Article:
Frozen Synapse 2
It’s always worth double-checking.
DEVELOPER MODE 7 GAMES • PUBLISHER IN- HOUSE www.frozensynapse2.com
The action in Frozen Synapse 2 plays out in perfect five-second bursts, as soldiers carry out orders with precision. It’s great to watch. Your team might breach a room from multiple entrances at once, or duck behind cover just as a grenade explodes on the other side. It’s flawless and meant to be enjoyed, because these moments take plenty of planning on your part.
Let’s say you find yourself controlling a soldier armed with an assault rifle facing an enemy unit holding a shotgun. Between these units lies some basic cover. Should you tell your soldier to stand their ground and take a shot, or move to the cover and open fire? Which is safer? What happens in either case? Unlike most turn-based tactical games, in Frozen Synapse 2, you don’t need to guess.
Instead, you run a test scenario for each decision. This means not only simulating your soldier’s actions for the next five seconds, but also those of your opponent. You can confirm what will happen if both units hold their ground, or what happens if one, or both, of them run for cover instead.
After collecting this information you’ll want to see if you can give your soldier an order that has them win regardless of what your enemy does. The question changes from, ‘What should I do next?’ to, ‘What do I think the enemy is going to do next, and how do I counter it?’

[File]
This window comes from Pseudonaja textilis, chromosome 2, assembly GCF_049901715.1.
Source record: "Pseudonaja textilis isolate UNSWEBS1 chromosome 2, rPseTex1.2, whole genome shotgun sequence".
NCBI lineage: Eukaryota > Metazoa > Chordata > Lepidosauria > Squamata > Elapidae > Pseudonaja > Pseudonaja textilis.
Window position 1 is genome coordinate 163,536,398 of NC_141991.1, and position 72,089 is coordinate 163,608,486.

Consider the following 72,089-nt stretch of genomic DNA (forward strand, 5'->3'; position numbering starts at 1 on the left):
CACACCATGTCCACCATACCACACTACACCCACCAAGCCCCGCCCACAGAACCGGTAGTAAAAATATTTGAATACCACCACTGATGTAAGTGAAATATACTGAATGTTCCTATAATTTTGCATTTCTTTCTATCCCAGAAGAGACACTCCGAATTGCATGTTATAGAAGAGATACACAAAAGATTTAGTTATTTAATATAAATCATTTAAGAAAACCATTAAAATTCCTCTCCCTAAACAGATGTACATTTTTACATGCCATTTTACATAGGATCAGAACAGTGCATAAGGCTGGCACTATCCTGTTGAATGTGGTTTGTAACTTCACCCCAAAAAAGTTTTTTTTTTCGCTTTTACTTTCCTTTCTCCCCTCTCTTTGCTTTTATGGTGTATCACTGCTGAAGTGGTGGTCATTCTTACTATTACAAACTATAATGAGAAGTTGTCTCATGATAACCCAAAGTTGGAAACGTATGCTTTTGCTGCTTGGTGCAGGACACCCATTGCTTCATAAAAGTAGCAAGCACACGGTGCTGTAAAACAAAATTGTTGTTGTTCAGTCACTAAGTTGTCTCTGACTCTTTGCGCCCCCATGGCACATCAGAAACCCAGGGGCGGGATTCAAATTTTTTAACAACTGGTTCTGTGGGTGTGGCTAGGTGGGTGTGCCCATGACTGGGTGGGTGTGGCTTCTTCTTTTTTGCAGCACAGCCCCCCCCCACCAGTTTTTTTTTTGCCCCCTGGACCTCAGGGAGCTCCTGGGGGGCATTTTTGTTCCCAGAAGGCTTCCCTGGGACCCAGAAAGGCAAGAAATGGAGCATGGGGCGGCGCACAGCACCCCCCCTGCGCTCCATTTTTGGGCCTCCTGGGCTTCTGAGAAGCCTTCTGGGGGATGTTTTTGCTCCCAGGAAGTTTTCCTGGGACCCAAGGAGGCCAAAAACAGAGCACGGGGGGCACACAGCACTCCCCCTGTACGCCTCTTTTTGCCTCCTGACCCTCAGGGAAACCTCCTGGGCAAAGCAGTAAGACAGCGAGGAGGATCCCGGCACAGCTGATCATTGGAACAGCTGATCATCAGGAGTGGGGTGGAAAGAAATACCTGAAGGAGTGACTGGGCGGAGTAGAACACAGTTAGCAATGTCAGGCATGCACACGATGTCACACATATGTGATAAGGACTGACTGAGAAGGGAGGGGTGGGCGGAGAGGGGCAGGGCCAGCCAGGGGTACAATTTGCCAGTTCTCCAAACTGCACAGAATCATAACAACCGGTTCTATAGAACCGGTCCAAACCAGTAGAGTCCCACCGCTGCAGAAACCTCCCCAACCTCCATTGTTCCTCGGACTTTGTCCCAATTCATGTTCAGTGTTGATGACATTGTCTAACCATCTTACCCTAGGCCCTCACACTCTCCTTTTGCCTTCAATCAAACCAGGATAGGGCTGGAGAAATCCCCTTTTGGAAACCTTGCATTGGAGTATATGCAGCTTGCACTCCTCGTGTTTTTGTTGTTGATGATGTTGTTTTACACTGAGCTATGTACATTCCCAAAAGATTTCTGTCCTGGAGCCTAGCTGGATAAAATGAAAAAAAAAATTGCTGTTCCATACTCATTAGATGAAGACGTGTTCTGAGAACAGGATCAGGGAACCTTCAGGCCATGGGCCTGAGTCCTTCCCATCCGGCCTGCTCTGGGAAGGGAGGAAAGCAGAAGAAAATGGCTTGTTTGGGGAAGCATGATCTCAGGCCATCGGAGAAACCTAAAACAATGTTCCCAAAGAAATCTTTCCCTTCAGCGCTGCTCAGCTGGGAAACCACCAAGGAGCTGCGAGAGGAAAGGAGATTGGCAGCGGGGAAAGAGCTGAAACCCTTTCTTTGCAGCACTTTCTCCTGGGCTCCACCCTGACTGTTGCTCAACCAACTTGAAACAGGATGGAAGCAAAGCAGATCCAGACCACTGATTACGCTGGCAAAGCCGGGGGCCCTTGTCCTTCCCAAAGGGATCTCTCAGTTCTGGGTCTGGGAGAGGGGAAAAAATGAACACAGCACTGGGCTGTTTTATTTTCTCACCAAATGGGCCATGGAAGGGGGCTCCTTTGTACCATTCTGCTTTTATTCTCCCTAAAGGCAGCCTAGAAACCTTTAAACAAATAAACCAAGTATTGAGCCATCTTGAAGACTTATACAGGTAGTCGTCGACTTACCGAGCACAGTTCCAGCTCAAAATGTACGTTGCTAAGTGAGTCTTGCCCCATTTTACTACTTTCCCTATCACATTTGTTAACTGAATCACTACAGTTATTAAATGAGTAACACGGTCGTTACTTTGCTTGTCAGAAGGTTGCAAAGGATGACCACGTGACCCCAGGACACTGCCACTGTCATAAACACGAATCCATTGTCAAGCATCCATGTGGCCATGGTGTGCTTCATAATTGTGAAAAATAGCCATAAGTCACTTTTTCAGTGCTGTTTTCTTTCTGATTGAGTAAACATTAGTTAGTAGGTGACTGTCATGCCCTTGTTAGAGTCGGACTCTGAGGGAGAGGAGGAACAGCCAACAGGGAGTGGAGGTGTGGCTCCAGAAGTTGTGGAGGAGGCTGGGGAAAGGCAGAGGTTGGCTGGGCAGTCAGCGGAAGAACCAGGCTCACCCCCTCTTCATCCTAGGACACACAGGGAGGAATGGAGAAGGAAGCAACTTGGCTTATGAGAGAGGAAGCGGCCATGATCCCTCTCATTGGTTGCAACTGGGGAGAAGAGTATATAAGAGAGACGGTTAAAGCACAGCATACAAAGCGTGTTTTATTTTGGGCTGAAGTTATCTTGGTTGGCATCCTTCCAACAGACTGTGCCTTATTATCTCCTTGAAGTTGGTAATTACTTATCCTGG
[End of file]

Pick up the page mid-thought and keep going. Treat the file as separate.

In singleplayer, this often comes down to logic. The AI is challenging, but I rarely found it surprising. Its response to player action is usually an aggressive one, although it tends to avoid most unnecessary risks. This makes it reasonably predictable, although in most cases that’s countered by the fact that it’ll bring a lot more firepower to the battlefield.
However, playing against other human beings can be anything but predictable. This is where the game truly grabbed me. I’m reminded of why I don’t enjoy playing chess against AI, but love playing in person: the best move is often the one that surprises your opponent the most.
The campaign features a procedurally generated city for the player to scheme and fight over alongside several other factions. Each of these groups has a different agenda, which sees them clashing at times, although all of them are equally interested in the ‘relics’ you’ve been collecting as you defend the city from an invading force.
There’s so much room for experimentation here. Do you want to maintain a good relationship with the more powerful faction? You don’t have to. From the very start, you can choose to attack any building in the city, no matter who owns it.
Frozen Synapse 2 is not a game of chance. Luck isn’t meant to be much of a factor. It’s about running the same simulations your opponent is running and then trying to get inside their head and figure out what they’ll do with that information. Just like in chess, it’s about seeing a good move and then looking for a better one.
Do you want to maintain a good relationship with the more powerful faction? You don’t have to.
You’ll want to simulate your opponent’s actions, too.